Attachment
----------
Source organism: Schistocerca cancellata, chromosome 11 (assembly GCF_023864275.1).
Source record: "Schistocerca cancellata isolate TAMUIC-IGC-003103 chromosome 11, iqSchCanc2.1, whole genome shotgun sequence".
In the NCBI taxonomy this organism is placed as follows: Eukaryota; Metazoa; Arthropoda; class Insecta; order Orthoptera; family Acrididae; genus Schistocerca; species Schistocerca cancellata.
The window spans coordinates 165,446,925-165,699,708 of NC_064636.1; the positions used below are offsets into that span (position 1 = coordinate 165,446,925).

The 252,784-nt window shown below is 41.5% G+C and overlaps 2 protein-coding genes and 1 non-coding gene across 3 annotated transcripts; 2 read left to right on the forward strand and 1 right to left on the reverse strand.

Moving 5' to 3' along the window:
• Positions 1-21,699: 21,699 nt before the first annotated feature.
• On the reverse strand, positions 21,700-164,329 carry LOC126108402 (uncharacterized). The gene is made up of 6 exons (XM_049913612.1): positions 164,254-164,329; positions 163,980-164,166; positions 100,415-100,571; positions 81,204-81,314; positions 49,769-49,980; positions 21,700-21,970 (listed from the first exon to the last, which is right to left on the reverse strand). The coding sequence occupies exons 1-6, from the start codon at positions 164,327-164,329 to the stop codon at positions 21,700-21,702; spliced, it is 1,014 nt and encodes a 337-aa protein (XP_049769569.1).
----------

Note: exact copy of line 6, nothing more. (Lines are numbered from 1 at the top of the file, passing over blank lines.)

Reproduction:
Moving 5' to 3' along the window: